Quote:

Originally Posted by Francis Vaughan (Post 19902420)
Jupiter's disk however will remain unresolved. It will still be a point.

Jupiter is not quite a point to the naked eye. Stars are point sources and because of that, they twinkle due to atmospheric irregularities. Planets don't twinkle as much as stars do, because they do show just a bit of disk. This effect should be more pronounced when seeing Jupiter at Mars, but you still won't be able to see any detail on Jupiter.

Darren Garrison 01-07-2017 09:58 AM

Not what you are asking for, but a new photo of Earth and the moon from Mars.

Chronos 01-07-2017 10:01 AM

Earth from Mars will be brighter than Mars from Earth, for three reasons: First, Earth is closer to the Sun, and so gets more sunlight to reflect. Second, Earth has a much higher albedo, mostly due to clouds. Third, Earth is bigger. The net effect wouldn't be quite as bright as Venus is from Earth, but it'd still be plenty impressive. Especially since Earth would always be accompanied by another decently-bright point of light, Luna.

watchwolf49 01-07-2017 10:12 AM

Quote:

Originally Posted by Chronos (Post 19902996)
Earth from Mars will be brighter than Mars from Earth, for three reasons: First, Earth is closer to the Sun, and so gets more sunlight to reflect. Second, Earth has a much higher albedo, mostly due to clouds. Third, Earth is bigger. The net effect wouldn't be quite as bright as Venus is from Earth, but it'd still be plenty impressive. Especially since Earth would always be accompanied by another decently-bright point of light, Luna.

[wipes tear off cheek] ... sounds purdy ...

Darren Garrison 01-07-2017 10:25 AM

Quote:

Originally Posted by Chronos (Post 19902996)
Earth from Mars will be brighter than Mars from Earth, for three reasons: First, Earth is closer to the Sun, and so gets more sunlight to reflect. Second, Earth has a much higher albedo, mostly due to clouds. Third, Earth is bigger. The net effect wouldn't be quite as bright as Venus is from Earth, but it'd still be plenty impressive. Especially since Earth would always be accompanied by another decently-bright point of light, Luna.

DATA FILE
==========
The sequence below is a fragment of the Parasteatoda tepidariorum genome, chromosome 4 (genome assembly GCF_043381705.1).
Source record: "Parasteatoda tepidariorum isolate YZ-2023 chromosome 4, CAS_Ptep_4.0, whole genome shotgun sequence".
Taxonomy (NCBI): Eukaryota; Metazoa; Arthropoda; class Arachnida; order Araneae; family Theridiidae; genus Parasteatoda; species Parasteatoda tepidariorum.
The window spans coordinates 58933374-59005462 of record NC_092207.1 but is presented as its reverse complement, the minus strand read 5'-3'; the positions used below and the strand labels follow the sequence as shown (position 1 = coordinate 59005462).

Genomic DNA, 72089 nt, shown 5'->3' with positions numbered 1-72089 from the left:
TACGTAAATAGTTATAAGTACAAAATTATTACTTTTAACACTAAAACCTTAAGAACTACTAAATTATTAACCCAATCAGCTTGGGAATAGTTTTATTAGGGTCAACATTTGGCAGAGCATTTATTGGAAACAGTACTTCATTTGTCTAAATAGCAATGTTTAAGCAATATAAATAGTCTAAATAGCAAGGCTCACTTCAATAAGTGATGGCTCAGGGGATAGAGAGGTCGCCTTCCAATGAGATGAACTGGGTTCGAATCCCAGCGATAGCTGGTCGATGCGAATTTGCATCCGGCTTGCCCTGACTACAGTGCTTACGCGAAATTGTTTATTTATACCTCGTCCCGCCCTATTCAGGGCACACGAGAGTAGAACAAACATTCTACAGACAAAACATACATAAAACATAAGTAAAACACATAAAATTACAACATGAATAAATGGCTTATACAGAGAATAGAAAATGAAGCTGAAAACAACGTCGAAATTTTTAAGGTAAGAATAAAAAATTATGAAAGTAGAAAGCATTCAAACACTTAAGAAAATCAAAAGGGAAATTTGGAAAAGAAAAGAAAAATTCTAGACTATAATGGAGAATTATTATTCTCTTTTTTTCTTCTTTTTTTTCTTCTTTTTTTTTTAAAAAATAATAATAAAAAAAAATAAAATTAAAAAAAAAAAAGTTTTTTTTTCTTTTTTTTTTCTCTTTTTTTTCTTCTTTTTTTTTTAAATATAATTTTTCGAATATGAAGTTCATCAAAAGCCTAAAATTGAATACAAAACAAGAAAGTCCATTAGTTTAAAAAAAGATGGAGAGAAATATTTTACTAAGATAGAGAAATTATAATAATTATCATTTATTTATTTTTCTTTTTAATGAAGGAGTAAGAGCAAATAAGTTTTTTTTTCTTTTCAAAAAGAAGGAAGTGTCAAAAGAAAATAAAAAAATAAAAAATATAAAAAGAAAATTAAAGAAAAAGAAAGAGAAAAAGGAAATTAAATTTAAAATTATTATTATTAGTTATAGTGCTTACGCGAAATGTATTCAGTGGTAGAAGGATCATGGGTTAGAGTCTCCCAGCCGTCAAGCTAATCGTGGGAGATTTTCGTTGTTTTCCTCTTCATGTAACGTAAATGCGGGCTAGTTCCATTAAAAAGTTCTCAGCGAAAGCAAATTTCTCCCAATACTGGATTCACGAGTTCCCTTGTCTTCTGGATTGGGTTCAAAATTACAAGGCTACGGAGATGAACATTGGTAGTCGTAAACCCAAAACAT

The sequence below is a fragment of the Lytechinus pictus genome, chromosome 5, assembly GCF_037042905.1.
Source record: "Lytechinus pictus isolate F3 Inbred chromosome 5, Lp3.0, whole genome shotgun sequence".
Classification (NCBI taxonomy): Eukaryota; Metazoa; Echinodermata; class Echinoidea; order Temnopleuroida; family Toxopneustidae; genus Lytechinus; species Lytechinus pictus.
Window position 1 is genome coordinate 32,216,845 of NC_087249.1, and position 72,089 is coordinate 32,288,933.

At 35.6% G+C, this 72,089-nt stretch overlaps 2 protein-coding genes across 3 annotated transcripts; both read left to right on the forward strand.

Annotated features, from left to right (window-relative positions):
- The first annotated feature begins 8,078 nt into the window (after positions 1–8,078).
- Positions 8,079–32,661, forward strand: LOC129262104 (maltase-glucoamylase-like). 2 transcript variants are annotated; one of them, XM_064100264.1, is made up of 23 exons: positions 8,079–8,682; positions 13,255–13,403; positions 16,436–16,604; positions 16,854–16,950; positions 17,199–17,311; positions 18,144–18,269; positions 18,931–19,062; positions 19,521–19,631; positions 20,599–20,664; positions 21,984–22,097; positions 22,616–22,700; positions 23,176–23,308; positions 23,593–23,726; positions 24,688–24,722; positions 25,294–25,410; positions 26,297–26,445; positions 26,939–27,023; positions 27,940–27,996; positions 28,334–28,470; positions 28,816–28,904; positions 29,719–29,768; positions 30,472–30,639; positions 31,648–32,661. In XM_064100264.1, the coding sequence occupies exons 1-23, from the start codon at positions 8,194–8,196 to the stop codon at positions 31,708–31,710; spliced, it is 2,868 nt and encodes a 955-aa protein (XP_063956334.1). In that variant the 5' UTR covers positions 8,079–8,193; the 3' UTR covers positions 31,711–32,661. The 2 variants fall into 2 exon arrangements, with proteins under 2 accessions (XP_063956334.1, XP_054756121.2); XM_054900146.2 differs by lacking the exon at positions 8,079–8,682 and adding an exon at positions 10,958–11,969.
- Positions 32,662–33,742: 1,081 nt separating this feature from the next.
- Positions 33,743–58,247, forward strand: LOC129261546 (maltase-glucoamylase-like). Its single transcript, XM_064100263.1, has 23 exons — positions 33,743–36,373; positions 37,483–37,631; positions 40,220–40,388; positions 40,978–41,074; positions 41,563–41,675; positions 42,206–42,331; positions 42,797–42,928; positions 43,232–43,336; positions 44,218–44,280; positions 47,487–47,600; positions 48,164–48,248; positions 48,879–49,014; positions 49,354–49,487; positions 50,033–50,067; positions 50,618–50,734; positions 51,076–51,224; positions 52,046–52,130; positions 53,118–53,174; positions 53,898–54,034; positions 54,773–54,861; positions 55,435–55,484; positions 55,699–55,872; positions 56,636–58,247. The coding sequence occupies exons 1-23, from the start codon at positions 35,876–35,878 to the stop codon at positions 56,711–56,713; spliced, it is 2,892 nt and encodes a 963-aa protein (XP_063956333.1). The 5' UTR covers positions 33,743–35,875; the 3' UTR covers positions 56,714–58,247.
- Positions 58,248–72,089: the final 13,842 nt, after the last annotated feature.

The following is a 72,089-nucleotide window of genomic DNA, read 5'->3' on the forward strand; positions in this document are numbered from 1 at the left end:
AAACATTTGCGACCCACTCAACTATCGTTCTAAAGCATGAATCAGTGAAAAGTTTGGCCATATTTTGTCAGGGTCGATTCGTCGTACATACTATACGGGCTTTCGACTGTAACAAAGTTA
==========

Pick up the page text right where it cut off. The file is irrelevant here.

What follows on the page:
Is this taking into account the fact that, being further than the sun from us, we always see a "full Mars", but Earth, being closer to the sun than Mars, is only a "full Earth" when it is on the opposite side of the sun from Mars, and only in partial phase (or entirely dark) when closer to Mars?

Chronos 01-07-2017 10:54 AM

Ah, right, forgot about phases. While which effect would dominate would depend on the phase, I think the net effect would still be that Earth is usually brighter. But I haven't run the numbers.

watchwolf49 01-07-2017 11:19 AM

Venus is currently an evening star ... look to the west as soon as it's fairly dark after sunset ... Venus will be the brightest star far and away ... roughly half illuminated ... someone with even a small telescope can verify this ... I haven't ...

harmonicamoon 01-07-2017 02:17 PM

What would Jupiter look like from Europa?

I am thinking about moving to Europa.

Weisshund 01-07-2017 02:45 PM

Quote:

Originally Posted by harmonicamoon (Post 19903510)
What would Jupiter look like from Europa?

I am thinking about moving to Europa.

Like this?

John Mace 01-07-2017 02:55 PM

Quote:

Originally Posted by harmonicamoon (Post 19903510)
What would Jupiter look like from Europa?

I am thinking about moving to Europa.

Better do so before Jupiter leaves the Europa Union.

DSYoungEsq 01-07-2017 02:57 PM

Quote:

Originally Posted by Chronos (Post 19903083)
Ah, right, forgot about phases. While which effect would dominate would depend on the phase, I think the net effect would still be that Earth is usually brighter. But I haven't run the numbers.

Keeping in mind that the distance from Mars to Earth when Earth is at its fullest separation from the Sun is significantly greater than the Earth to Venus distance under the same conditions, of course.

DSYoungEsq 01-07-2017 02:58 PM

Quote:

Originally Posted by John Mace (Post 19903601)
Better do so before Jupiter leaves the Europa Union.

Jupitexit?

Blue Blistering Barnacle 01-18-2017 01:44 PM

How much easier would it be for Martians to deduce Heliocentric system? They would have an easy example of another body with a satellite. They have 2 moons themselves. They would have an extra planet with phases.

How about Kepler's laws?

I'm guessing Europans (at least the ones living on top of the ice) might do quite well.